Down a very narrow alley off Breidelstraat, the street that connects the Burg square with the iconic Markt in Bruges, Belgium, sits a small bar serving the best tripel I’ve ever had in my life. De Garre is a cozy and warm little space ensconced in the corner off a larger building, in the small hollow of its alley. When you find the door you feel like you’ve earned entrance to a secret society. The stone walls, winding staircase to the second floor, open windows (weather permitting), and railed balcony to the downstairs make the bar feel like something from a fantasy novel. In a country full of phenomenal beer, including a plethora of delightful Trappist and abbey tripels, the house tripel at De Garre takes the cake. Brewed outside town and only available at De Garre (and only on draft, an anomaly in Belgium), Tripel van de Garre is seductively smooth, and dangerously hides its 11.5% ABV behind subtle layers of rich flavor. I’ve had aged Westvleteren 12, I’ve had a three-decade-old bottle of J.W. Lees, I’ve had Cantillon straight out of a dusty cellar in Belgium, but nothing I’ve ever had compares to this tripel.
And in a few months, my wife and I are heading back for more.
In Autumn 2014, Melinda and I flew to Germany, grabbed a train to Bruges, and walked to the eccentric home of our Airbnb hosts on no sleep after about 60 hours awake. We’re going to do it again this fall, though hopefully with a bit more sleep.
After we dropped our bags off at our room, we immediately headed out to sample the legendary Belgian brews, though we kept it an early night in deference to our mounting fatigue. A short stroll brought us to De Kelk, a dark little bar that is far enough off the beaten path to attract more locals than tourists. We had a few readily available Trappist beers and headed home, with plans to return another night. The next day we explored the city and ended up that evening at ‘t Brugs Beertje (“The Little Bruges Bear”), a legendary beer bar proudly displaying pictures of their regular visits from beer god Michael Jackson. The accolades they received from Jackson were and are deserved–they have one of the best beer lists featuring exclusively Belgian beers you can imagine, with tasty small dishes and snack boards and attentive staff. Most bars in Belgium don’t serve food (we made good use of the street vendors selling baskets of frites), so the snack trays here were well-appreciated.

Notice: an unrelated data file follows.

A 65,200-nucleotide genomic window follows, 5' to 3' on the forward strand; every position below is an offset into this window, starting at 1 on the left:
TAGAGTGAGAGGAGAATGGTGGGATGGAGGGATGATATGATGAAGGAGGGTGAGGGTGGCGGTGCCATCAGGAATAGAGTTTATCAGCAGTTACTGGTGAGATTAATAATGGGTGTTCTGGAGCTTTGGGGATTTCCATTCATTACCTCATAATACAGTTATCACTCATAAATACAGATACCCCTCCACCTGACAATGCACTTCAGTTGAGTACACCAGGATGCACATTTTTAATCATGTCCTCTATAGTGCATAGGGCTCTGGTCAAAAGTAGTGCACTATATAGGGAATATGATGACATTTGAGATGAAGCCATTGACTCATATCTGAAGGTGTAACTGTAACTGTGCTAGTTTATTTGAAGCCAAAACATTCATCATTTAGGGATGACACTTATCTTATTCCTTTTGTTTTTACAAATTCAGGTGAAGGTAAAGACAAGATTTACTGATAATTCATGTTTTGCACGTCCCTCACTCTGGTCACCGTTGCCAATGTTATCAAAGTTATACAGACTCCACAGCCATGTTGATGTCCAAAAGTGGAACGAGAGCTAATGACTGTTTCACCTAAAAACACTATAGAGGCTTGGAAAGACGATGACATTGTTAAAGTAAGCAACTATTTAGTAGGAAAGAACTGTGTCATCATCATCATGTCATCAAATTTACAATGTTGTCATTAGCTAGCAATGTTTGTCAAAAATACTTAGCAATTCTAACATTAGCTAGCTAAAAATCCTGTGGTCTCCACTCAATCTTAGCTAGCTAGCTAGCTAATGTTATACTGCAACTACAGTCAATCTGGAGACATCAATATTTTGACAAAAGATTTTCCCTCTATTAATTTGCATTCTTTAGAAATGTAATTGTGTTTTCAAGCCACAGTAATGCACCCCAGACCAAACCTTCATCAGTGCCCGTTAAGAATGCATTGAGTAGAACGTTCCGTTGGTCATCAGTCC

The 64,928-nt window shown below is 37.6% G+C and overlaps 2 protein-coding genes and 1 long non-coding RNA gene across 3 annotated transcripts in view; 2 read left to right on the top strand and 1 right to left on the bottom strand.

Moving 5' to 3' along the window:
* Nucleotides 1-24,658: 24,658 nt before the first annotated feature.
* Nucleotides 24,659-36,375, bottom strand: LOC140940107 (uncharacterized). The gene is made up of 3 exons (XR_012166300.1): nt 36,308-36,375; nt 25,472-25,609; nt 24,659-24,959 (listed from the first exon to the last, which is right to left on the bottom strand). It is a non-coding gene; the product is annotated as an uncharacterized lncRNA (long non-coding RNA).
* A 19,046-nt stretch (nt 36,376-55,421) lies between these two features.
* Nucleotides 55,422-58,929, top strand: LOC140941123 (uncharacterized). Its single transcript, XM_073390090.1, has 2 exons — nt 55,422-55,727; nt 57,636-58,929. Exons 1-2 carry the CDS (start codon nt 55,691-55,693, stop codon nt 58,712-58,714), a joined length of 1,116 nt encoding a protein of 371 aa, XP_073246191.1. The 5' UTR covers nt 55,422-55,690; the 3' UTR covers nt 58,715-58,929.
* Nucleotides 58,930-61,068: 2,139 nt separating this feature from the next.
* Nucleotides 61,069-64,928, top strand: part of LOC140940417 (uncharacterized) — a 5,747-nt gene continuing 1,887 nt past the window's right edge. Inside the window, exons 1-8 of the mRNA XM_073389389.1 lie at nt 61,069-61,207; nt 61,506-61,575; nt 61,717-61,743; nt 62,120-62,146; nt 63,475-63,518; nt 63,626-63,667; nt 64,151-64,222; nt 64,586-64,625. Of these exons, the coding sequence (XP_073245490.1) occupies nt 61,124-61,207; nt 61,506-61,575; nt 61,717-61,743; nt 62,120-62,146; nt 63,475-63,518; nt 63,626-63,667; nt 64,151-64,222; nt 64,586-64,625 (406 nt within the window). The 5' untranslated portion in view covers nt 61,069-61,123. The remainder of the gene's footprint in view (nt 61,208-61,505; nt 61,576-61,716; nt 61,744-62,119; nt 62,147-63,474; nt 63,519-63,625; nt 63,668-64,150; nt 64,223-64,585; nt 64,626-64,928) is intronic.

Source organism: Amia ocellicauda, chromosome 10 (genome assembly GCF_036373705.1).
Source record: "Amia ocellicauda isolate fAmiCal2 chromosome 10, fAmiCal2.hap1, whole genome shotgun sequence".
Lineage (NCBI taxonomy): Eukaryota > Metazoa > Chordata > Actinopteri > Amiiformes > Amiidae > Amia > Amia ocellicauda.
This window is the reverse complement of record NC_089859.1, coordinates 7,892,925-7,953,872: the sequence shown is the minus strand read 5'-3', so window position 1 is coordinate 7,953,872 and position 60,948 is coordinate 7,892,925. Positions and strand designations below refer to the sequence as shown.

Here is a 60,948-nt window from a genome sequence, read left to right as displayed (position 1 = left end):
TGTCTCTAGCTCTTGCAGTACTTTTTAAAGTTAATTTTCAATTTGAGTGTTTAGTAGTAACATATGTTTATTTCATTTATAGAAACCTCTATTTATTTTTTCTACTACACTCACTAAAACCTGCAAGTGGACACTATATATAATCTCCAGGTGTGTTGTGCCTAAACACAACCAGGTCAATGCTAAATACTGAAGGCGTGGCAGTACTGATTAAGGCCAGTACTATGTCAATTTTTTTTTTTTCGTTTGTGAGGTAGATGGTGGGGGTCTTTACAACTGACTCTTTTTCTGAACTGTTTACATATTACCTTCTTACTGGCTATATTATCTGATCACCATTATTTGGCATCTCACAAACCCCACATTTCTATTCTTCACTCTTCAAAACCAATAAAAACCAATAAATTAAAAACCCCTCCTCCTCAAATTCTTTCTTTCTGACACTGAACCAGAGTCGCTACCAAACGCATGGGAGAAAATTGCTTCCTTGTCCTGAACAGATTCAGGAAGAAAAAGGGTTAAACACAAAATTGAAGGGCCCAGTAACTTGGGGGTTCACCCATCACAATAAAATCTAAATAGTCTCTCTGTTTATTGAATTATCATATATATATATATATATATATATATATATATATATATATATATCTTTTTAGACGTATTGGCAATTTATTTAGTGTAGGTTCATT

The next night was our baptism at De Garre, a place we would return to at the end of our stay. Our fourth night we walked north from Markt and wandered into Cafe Rose Red, a small and charming bar in a hotel. We sipped aged gueuzes and chatted with the very friendly barkeeps until well after midnight, and stumbled home (after a few wrong turns) in the middle of the night. Our second to last night we returned to De Garre. We couldn’t leave Belgium without more of their house tripel. Toward the end of the night, we moved to the window seat and looked over the ancient roofs, sipping beers that never quite taste the same anywhere else. The first night we’d been at De Garre, I had overheard some Canadians downstairs trying to remember the name of a Belgian beer. I shouted the answer down to them and one ended up coming upstairs to talk about the local bars. The place lends itself to this type of easy conversation, but on the second trip, we kept to ourselves. De Garre has an unofficial three drink limit on the house tripel, but it’s more a suggestion than a rule. We had more than that.
On our final night in Bruges, we took the short walk to De Kelk, had a couple common (but still excellent) beers, and then sidled up to a corner of the bar and ordered a 2 1/2-year-old bottle of Westvleteren 12. It was otherworldly, instantly evoking dark wood, a warm leather booth, tobacco smoke, and old books. I can’t wait to have it again.
My wife and I are heading back to Belgium this fall. We’re planning to stop at Cantillon in Brussels this time and also check out some bars in Bruges we missed on the first trip, but we’ll definitely be hitting up the ones we went to last time. I can’t wait.